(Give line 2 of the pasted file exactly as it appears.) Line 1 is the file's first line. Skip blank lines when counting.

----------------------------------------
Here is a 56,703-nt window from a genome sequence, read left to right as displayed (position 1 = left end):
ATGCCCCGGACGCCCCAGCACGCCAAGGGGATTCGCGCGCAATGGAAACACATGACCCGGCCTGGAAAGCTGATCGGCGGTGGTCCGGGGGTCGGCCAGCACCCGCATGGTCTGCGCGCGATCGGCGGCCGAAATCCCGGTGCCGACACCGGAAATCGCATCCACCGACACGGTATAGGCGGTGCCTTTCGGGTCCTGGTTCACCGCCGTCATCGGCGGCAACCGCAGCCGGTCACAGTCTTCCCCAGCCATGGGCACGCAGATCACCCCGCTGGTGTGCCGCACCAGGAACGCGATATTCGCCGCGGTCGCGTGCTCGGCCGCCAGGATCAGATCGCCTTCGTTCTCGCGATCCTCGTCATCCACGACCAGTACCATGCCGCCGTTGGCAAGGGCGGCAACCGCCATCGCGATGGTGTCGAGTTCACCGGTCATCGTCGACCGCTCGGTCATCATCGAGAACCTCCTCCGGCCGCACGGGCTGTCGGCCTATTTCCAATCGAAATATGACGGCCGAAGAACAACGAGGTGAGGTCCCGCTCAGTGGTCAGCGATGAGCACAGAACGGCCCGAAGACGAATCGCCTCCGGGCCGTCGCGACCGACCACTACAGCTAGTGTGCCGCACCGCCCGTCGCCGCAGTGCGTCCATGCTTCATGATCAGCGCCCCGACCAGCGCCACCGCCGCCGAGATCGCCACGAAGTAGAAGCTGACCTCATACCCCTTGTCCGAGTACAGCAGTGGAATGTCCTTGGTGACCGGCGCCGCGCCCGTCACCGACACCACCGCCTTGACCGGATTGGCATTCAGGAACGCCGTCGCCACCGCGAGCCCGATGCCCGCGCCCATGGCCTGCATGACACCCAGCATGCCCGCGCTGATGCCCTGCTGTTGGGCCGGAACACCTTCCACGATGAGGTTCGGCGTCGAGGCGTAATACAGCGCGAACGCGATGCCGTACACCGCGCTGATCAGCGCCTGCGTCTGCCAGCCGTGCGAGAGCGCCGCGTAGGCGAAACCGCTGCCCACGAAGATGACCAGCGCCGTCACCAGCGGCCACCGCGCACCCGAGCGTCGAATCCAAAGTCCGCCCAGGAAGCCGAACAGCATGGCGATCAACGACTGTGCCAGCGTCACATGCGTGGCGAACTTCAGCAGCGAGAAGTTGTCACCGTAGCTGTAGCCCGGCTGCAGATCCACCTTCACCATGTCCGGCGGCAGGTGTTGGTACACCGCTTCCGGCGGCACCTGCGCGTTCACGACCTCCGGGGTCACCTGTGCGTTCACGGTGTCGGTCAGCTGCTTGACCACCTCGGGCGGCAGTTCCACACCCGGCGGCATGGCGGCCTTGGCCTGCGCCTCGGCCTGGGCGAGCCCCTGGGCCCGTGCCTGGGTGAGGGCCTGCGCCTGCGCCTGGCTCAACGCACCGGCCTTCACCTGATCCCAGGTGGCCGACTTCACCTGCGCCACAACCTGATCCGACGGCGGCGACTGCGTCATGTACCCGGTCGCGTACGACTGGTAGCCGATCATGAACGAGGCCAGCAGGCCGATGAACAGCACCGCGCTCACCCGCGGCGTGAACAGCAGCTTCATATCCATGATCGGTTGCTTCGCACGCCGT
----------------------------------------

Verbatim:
ATGCCCCGGACGCCCCAGCACGCCAAGGGGATTCGCGCGCAATGGAAACACATGACCCGGCCTGGAAAGCTGATCGGCGGTGGTCCGGGGGTCGGCCAGCACCCGCATGGTCTGCGCGCGATCGGCGGCCGAAATCCCGGTGCCGACACCGGAAATCGCATCCACCGACACGGTATAGGCGGTGCCTTTCGGGTCCTGGTTCACCGCCGTCATCGGCGGCAACCGCAGCCGGTCACAGTCTTCCCCAGCCATGGGCACGCAGATCACCCCGCTGGTGTGCCGCACCAGGAACGCGATATTCGCCGCGGTCGCGTGCTCGGCCGCCAGGATCAGATCGCCTTCGTTCTCGCGATCCTCGTCATCCACGACCAGTACCATGCCGCCGTTGGCAAGGGCGGCAACCGCCATCGCGATGGTGTCGAGTTCACCGGTCATCGTCGACCGCTCGGTCATCATCGAGAACCTCCTCCGGCCGCACGGGCTGTCGGCCTATTTCCAATCGAAATATGACGGCCGAAGAACAACGAGGTGAGGTCCCGCTCAGTGGTCAGCGATGAGCACAGAACGGCCCGAAGACGAATCGCCTCCGGGCCGTCGCGACCGACCACTACAGCTAGTGTGCCGCACCGCCCGTCGCCGCAGTGCGTCCATGCTTCATGATCAGCGCCCCGACCAGCGCCACCGCCGCCGAGATCGCCACGAAGTAGAAGCTGACCTCATACCCCTTGTCCGAGTACAGCAGTGGAATGTCCTTGGTGACCGGCGCCGCGCCCGTCACCGACACCACCGCCTTGACCGGATTGGCATTCAGGAACGCCGTCGCCACCGCGAGCCCGATGCCCGCGCCCATGGCCTGCATGACACCCAGCATGCCCGCGCTGATGCCCTGCTGTTGGGCCGGAACACCTTCCACGATGAGGTTCGGCGTCGAGGCGTAATACAGCGCGAACGCGATGCCGTACACCGCGCTGATCAGCGCCTGCGTCTGCCAGCCGTGCGAGAGCGCCGCGTAGGCGAAACCGCTGCCCACGAAGATGACCAGCGCCGTCACCAGCGGCCACCGCGCACCCGAGCGTCGAATCCAAAGTCCGCCCAGGAAGCCGAACAGCATGGCGATCAACGACTGTGCCAGCGTCACATGCGTGGCGAACTTCAGCAGCGAGAAGTTGTCACCGTAGCTGTAGCCCGGCTGCAGATCCACCTTCACCATGTCCGGCGGCAGGTGTTGGTACACCGCTTCCGGCGGCACCTGCGCGTTCACGACCTCCGGGGTCACCTGTGCGTTCACGGTGTCGGTCAGCTGCTTGACCACCTCGGGCGGCAGTTCCACACCCGGCGGCATGGCGGCCTTGGCCTGCGCCTCGGCCTGGGCGAGCCCCTGGGCCCGTGCCTGGGTGAGGGCCTGCGCCTGCGCCTGGCTCAACGCACCGGCCTTCACCTGATCCCAGGTGGCCGACTTCACCTGCGCCACAACCTGATCCGACGGCGGCGACTGCGTCATGTACCCGGTCGCGTACGACTGGTAGCCGATCATGAACGAGGCCAGCAGGCCGATGAACAGCACCGCGCTCACCCGCGGCGTGAACAGCAGCTTCATATCCATGATCGGTTGCTTCGCACGCCGT